for Totem Pole by Diane Hoyt-Goldsmith and Lawrence Migdale
David is a Tsimshian boy whose pride in his father's artistry as a wood-carver and creator of a new totem pole provides the focus for a 10" x 10" first-person narrative. The history and culture of David's paternal elders, the Eagle Clan from Metlakatla on Alaska's Annette Island, are described and shown in full-color photographs, as is a brief background of the Klallam Indians of the Northwest Coast. Written and visual explanations detail the steps David's father takes to find a straight, tall cedar tree and carve the Klallam Thunderbird, Raven, Whale, Bear and other symbolic images into its trunk. The community's involvement in raising and celebrating the pole's placement on the Klallam Reservation is also pictured. David's maternal ancestors emigrated to the U.S.A. from Europe generations ago. The boy's Tsimshian heritage and Eagle Clan membership are interpreted in several ways, including the one-page retelling of the "Legend of the Eagle and the Young Child." A glossary concludes this unusual and absorbing photo documentary account. (Ages 5-10)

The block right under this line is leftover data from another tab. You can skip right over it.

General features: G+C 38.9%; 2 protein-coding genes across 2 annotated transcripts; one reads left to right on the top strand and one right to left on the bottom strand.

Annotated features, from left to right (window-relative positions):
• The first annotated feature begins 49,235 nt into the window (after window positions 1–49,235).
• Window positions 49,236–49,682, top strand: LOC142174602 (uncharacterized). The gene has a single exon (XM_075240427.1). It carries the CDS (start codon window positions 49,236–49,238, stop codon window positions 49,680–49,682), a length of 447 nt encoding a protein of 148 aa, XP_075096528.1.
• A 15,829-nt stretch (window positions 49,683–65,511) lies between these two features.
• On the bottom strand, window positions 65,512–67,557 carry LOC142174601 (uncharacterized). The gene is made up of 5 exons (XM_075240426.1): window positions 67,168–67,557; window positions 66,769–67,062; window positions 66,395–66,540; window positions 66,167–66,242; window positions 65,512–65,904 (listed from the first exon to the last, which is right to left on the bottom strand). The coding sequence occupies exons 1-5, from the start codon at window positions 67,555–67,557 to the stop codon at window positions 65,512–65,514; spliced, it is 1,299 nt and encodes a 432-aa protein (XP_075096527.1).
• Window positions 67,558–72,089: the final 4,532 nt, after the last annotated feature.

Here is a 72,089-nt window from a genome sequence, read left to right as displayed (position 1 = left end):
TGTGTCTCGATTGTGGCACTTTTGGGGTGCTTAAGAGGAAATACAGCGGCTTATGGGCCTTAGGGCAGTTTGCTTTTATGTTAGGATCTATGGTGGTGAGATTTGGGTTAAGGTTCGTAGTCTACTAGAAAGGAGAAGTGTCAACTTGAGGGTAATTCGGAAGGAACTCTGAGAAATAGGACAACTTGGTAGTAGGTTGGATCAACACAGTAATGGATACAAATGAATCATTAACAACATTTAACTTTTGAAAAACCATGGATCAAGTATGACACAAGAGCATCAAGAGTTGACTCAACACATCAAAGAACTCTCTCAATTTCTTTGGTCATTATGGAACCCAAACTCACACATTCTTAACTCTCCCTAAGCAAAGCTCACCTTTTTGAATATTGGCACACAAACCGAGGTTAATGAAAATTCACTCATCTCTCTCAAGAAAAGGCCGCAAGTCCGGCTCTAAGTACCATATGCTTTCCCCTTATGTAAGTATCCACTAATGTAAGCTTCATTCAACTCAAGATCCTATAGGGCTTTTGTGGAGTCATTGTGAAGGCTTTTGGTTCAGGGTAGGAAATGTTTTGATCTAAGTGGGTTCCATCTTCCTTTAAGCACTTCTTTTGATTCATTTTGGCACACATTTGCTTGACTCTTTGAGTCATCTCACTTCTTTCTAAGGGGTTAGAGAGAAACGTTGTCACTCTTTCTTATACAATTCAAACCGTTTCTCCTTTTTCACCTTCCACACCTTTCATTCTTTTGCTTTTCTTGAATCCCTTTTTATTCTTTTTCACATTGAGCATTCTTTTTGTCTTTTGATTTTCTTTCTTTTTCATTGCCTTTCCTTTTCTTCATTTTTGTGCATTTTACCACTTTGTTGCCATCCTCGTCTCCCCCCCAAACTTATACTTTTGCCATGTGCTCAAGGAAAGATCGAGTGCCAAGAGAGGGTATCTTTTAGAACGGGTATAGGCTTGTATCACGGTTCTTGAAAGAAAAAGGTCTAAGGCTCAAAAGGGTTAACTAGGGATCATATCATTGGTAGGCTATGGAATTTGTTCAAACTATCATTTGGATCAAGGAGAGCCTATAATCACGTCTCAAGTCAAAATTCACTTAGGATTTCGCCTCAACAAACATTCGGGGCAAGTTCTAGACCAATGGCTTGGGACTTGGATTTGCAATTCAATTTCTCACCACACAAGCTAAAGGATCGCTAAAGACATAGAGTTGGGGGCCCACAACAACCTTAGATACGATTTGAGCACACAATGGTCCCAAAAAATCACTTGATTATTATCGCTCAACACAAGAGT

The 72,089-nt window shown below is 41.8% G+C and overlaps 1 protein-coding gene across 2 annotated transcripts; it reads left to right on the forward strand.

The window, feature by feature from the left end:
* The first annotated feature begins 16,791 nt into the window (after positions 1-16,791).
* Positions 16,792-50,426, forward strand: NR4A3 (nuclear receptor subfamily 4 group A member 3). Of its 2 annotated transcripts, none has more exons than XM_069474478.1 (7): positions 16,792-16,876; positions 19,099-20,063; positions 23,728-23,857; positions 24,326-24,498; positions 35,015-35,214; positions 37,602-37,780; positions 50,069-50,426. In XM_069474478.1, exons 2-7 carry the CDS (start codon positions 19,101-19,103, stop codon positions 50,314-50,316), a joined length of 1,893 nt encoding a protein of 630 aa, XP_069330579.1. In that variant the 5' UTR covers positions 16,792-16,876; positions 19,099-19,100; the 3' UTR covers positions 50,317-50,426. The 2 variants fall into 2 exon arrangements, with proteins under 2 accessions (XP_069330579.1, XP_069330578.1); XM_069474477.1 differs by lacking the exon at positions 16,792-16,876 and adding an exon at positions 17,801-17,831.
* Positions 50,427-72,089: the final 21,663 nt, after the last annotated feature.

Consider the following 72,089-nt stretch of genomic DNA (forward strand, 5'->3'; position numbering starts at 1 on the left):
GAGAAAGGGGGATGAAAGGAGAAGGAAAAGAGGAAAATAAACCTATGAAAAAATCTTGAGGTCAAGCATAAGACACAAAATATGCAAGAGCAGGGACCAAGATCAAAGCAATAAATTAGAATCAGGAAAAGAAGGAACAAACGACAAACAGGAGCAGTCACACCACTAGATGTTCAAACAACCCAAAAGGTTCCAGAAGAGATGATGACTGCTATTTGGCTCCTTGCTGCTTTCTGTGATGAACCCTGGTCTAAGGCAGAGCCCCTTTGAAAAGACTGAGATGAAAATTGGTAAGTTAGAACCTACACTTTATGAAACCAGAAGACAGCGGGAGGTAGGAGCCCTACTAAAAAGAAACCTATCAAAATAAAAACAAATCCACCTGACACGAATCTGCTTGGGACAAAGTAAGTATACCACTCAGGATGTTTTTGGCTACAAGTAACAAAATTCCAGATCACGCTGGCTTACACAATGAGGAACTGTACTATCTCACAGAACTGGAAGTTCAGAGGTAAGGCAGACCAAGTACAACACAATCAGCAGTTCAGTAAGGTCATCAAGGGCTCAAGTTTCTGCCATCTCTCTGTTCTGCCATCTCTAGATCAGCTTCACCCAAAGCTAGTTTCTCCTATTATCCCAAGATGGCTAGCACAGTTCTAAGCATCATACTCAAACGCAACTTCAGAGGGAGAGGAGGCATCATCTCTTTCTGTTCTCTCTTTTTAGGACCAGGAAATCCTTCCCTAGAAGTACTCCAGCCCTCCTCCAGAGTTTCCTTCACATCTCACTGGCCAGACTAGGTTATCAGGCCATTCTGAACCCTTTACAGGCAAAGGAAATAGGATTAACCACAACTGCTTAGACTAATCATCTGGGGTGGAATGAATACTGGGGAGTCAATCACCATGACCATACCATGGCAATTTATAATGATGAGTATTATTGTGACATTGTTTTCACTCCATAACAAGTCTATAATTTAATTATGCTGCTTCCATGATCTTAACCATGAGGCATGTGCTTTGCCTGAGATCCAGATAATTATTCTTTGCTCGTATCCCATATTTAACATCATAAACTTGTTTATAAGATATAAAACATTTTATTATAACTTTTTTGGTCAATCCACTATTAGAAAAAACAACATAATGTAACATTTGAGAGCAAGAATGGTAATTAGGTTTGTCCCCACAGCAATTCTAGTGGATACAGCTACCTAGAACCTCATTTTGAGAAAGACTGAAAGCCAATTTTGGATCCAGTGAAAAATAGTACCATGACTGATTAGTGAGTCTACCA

CCBC Choices 1990 . © Cooperative Children's Book Center, Univ. of Wisconsin - Madison, 1990. Used with permission.
A Tsimshian Indian boy proudly describes how his father carved a totem pole for the Klallam tribe and the subsequent ceremonial celebration.
Publisher description retrieved from Google Books.